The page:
4 Mistakes to Avoid When Choosing a Life Insurance Policy

Life insurance can be a critical piece of your financial picture. The death benefit can protect loved ones if you pass away by replacing your income and helping them with debts. It can also help with building wealth and estate planning.

There are many policy types, features, and terminology in the life insurance space. Such complexity can cause policyholders to make costly mistakes if they’re not careful. To help you avoid errors and find the right policy for your needs, this article will dive into four mistakes you should avoid when choosing a life insurance policy.

1. Underestimating your life insurance needs

Underestimating your life insurance coverage needs could leave your loved ones without enough to be financially secure if you pass away. If you get a traditional term or permanent life insurance policy, a good rule of thumb is to get a death benefit equal to at least 10 times your annual salary. So, if you earn $60,000 per year, you should consider a $600,000 death benefit.

That said, your current lifestyle, family size, and other factors play a role in getting enough coverage. If you have a larger family, your partner may need more support to raise your children and pay for their future college education. On the other hand, if you have no children, a smaller death benefit could suffice. 

You may also be wondering, “Is life insurance taxable?” and whether you should keep this in mind when deciding how much coverage you need. Luckily, life insurance proceeds generally aren’t taxable, meaning your loved ones won’t have to worry about paying taxes on the payout they receive.

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2. Getting the wrong policy type

There are several types of life insurance policies with different levels of premiums, coverage amounts, and other features. Term life insurance policies offer substantial death benefits for lower premiums, but they expire after 10 to 30 years, depending on your chosen policy term. This means you must renew or get a new policy to continue coverage.

Permanent life policies cost more for the same coverage, but last for life. They also offer wealth-building through the cash value growth component, which grows tax-deferred at a specific rate depending on the policy type. You can withdraw or borrow from it when large enough or receive the full cash value minus surrender charges if you surrender the policy.

Finally, there are small permanent life policies designed for easy approval and specific purposes. For example, guaranteed issue life insurance skips the medical exam, doesn’t deny applicants, and offers inexpensive premiums and low cash value. But keep in mind that this policy typically comes with a small death benefit.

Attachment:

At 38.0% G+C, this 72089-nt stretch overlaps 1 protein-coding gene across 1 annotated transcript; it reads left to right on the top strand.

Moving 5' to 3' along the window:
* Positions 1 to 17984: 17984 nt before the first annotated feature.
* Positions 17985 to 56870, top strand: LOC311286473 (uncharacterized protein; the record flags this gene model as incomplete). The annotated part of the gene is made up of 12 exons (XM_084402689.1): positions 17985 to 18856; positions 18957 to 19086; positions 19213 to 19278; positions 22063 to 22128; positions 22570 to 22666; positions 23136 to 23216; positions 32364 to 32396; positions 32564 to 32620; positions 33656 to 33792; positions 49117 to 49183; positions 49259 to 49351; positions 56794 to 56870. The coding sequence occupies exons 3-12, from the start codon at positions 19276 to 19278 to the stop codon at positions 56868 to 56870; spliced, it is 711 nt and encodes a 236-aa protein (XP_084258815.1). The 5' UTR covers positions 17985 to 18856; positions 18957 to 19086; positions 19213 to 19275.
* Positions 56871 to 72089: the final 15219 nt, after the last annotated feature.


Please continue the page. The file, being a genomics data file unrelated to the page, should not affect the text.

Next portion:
Final expense insurance is a similar but slightly larger policy type designed for end-of-life costs, like funerals and medical bills. It also has low premiums, a small death benefit, cash value, and no medical exam.

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3. Not exploring riders

Riders include options you can add to a life insurance policy to customize coverage. Some are free, while others require you to pay more in premiums. For example, inflation riders help you maintain the value of your death benefit in times of high inflation. They increase your death benefit by 3% to 5% each year, reducing the effect of inflation on your coverage. In times of low inflation, these riders help you grow your death benefit.

4. Not shopping around

It can be easy to pick the first policy you find to get the life insurance process over with. However, this can cost you higher premiums, a lower death benefit, or features you miss out on.

So instead, it’s wise to shop around with several insurers. This will help you compare quotes against each other to see what policy offers all the coverage and riders you need at the lowest possible rate. You can shop around at individual websites or use an online marketplace website, which asks for several pieces of information from you, then pulls in the best quotes from around the web to save you time.

The bottom line

Life insurance can be a vital investment in your and your loved ones’ financial security. So, it’s critical to be informed about life insurance and watch out for common pitfalls.

Avoid underestimating your coverage needs. Aim for at least 10 times your annual salary, but also account for living expenses and family size. At the same time, make sure you select the right policy for your needs and don’t skip over considering riders.

After outlining everything you need from a life insurance policy, don’t go with the first quote you get. Shop for multiple quotes to get the lowest possible premiums on the life insurance you need. Knowing and avoiding these mistakes will save you money on life insurance while ensuring your loved ones are fully protected.